Clinical & Translational Immunology
School of Medical and Health Sciences
Royal Perth Hospital Research Foundation US Food Allergy and Anaphylaxis Network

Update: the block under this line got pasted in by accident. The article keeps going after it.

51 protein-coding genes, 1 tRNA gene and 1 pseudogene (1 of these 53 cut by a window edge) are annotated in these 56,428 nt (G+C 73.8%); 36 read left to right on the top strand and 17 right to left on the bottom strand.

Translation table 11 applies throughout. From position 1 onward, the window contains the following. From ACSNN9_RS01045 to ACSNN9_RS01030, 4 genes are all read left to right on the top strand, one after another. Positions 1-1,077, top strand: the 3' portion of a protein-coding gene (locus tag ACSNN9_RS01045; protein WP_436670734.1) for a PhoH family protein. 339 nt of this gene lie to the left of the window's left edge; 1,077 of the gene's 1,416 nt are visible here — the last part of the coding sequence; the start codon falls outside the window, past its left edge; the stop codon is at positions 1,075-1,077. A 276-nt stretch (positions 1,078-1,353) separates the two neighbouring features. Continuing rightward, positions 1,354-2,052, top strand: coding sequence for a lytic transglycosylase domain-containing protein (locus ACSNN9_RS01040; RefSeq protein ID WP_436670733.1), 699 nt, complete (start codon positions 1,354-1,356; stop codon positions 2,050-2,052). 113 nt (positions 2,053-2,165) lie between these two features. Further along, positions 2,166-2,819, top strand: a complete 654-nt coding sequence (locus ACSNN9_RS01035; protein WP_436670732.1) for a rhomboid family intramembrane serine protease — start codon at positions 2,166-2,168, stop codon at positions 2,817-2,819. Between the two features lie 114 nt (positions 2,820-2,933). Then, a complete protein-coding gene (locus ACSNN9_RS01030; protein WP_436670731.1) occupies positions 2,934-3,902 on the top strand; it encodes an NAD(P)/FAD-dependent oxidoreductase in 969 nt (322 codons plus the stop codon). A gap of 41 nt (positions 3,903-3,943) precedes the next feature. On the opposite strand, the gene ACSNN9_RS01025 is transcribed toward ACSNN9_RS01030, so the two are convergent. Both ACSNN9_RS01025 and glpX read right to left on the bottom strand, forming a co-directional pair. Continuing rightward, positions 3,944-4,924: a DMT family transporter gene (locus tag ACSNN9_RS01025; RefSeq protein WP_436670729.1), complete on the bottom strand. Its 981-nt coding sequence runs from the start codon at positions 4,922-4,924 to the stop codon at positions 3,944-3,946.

Objective: Mechanisms underlying the anaphylactic reaction in humans are not fully understood. Here, we aimed at improving our understanding of anaphylaxis by investigating gene expression changes. Methods: Microarray data set GSE69063 was analysed, describing emergency department (ED) patients with severe anaphylaxis (n = 12), moderate anaphylaxis (n = 6), sepsis (n = 20) and trauma (n = 11). Samples were taken at ED presentation (T0) and 1 h later (T1). Healthy controls were age and sex matched to ED patient groups. Gene expression changes were determined using limma, and pathway analysis applied. Differentially expressed genes were validated in an independent cohort of anaphylaxis patients (n = 31) and matched healthy controls (n = 10), using quantitative reverse transcription-polymerase chain reaction. Results: Platelet aggregation was dysregulated in severe anaphylaxis at T0, but not in moderate anaphylaxis, sepsis or trauma. Dysregulation was not observed in patients who received adrenaline before T0. Seven genes (GATA1 (adjusted P-value = 5.57 × 10−4), TLN1 (adjusted P-value = 9.40 × 10−4), GP1BA (adjusted P-value = 2.15 × 10−2), SELP (adjusted P-value = 2.29 × 10−2), MPL (adjusted P-value = 1.20 × 10−2), F13A1 (adjusted P-value = 1.39 × 10−2) and SPARC (adjusted P-value = 4.06 × 10−2)) were significantly downregulated in severe anaphylaxis patients who did not receive adrenaline before ED arrival, compared with healthy controls. One gene (TLN1 (adjusted P-value = 1.29 × 10−2)) was significantly downregulated in moderate anaphylaxis patients who did not receive adrenaline before ED arrival, compared with healthy controls. Conclusion: Downregulation of genes involved in platelet aggregation and activation is a unique feature of the early anaphylactic reaction not previously reported and may be associated with reaction severity.
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